Location: Cereal Disease Laboratory
Title: Real-time PCR discrimination of the southern and common corn rust pathogens Puccinia polysora and P. sorghi Authors
Submitted to: Plant Disease
Publication Type: Peer Reviewed Journal
Publication Acceptance Date: January 5, 2010
Publication Date: June 5, 2011
Citation: Crouch, J., Szabo, L.J. 2011. Real-time PCR discrimination of the southern and common corn rust pathogens Puccinia polysora and P. sorghi. Plant Disease. 95(6):624-632. Interpretive Summary: Outbreaks of southern corn rust (SCR) disease caused by the fungus Puccinia polysora have increased in incidence and severity in the U.S. over the past several years, and may have a substantial impact on corn production. SCR is currently diagnosed through the visual examination of disease symptoms and the size, shape and location of fruiting structures produced by the fungal pathogen. However, these features are similar to those produced by the "common" corn rust fungus P. sorghi, making SCR difficult to accurately diagnose visually. To overcome these limitations, a DNA-based method to quickly and accurately discriminate between the corn rust diseases caused by P. polysora and P. sorghi was developed. The assay makes use of technology that uniquely detects a cluster of small, but diagnostic differences in the DNA sequences of each of the fungal pathogens. This method provides definitive, highly sensitive discrimination between the DNA of the two corn rust fungi in less than an hour, even when only minute quantities of the fungal pathogens are present. This assay can be routinely performed by plant diagnostic facilities or other laboratories, and will ensure rapid and accurate diagnosis of SCR for scientist and plant health practitioners involved in disease monitoring, risk assessment and breeding for resistance.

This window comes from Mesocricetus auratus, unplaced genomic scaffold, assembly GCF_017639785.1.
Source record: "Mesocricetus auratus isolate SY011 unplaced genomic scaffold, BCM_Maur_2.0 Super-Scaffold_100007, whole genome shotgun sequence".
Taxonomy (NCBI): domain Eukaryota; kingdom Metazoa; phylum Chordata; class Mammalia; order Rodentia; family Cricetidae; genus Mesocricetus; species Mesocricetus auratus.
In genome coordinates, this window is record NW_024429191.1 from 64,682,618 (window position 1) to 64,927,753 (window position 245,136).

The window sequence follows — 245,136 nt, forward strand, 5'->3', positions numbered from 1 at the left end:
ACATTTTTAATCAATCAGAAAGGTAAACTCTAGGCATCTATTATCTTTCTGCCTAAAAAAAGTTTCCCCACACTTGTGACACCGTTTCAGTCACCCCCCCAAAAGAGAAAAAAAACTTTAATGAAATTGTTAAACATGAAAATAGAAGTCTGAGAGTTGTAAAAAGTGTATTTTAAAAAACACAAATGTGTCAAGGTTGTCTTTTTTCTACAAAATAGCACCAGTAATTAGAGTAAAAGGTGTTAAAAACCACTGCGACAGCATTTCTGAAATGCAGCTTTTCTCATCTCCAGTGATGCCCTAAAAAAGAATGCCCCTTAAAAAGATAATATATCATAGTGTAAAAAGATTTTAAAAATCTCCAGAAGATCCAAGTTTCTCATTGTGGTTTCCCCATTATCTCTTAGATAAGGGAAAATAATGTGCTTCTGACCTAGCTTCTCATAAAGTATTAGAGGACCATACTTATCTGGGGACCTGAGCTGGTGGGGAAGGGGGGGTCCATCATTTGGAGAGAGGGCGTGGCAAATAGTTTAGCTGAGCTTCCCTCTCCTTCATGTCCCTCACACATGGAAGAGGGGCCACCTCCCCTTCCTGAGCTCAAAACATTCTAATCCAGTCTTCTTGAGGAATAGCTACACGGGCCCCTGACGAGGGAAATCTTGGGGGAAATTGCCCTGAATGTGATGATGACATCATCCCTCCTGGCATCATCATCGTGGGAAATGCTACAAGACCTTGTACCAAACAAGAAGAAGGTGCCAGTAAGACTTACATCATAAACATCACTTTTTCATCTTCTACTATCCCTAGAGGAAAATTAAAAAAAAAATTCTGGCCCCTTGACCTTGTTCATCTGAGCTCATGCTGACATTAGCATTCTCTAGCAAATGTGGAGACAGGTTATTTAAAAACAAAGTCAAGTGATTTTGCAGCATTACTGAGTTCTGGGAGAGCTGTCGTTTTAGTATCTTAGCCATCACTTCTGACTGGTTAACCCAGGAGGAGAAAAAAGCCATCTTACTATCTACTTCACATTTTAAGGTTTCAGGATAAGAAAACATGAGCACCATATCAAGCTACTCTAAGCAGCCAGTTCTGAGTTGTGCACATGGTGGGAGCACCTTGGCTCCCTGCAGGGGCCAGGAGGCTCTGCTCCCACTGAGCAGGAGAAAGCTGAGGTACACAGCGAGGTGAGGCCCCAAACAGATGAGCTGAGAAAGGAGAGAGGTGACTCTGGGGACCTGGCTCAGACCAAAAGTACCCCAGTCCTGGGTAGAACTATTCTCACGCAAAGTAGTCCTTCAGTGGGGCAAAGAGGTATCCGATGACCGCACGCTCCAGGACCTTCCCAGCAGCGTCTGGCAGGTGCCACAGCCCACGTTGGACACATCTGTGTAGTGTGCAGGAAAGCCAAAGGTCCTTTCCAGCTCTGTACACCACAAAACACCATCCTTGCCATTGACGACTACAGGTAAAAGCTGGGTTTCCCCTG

Technical Abstract: Over the past several years, Southern corn rust (SCR) outbreaks caused by the fungus Puccinia polysora have become increasingly problematic for corn growers in the U.S. SCR is currently diagnosed through the visual examination of disease symptoms including size, shape and location of fruiting structures produced by the fungal pathogen. However, these characteristics are similar to those produced by the common corn rust fungus P. sorghi, confounding accurate visual diagnosis of SCR. Here we report the development of a real-time PCR assay that discriminates between P. polysora and P. sorghi. Sequences of the rDNA internal transcribed spacer (ITS) region were determined for P. polysora and P. sorghi. FAM-labeled hydrolysis probes that differed at 14-nt between the species were developed from these data and used to screen DNA extracted directly from rust-infected corn leaves. Species-specific, reproducible identifications of the pathogens were made from as little as 3 pg of DNA within 30 min, and were reliably performed from both recent collections and herbarium specimens. This assay will be useful for rapid and accurate diagnosis of SCR, and could serve as a tool to monitor the distribution and incidence of the disease in the U.S.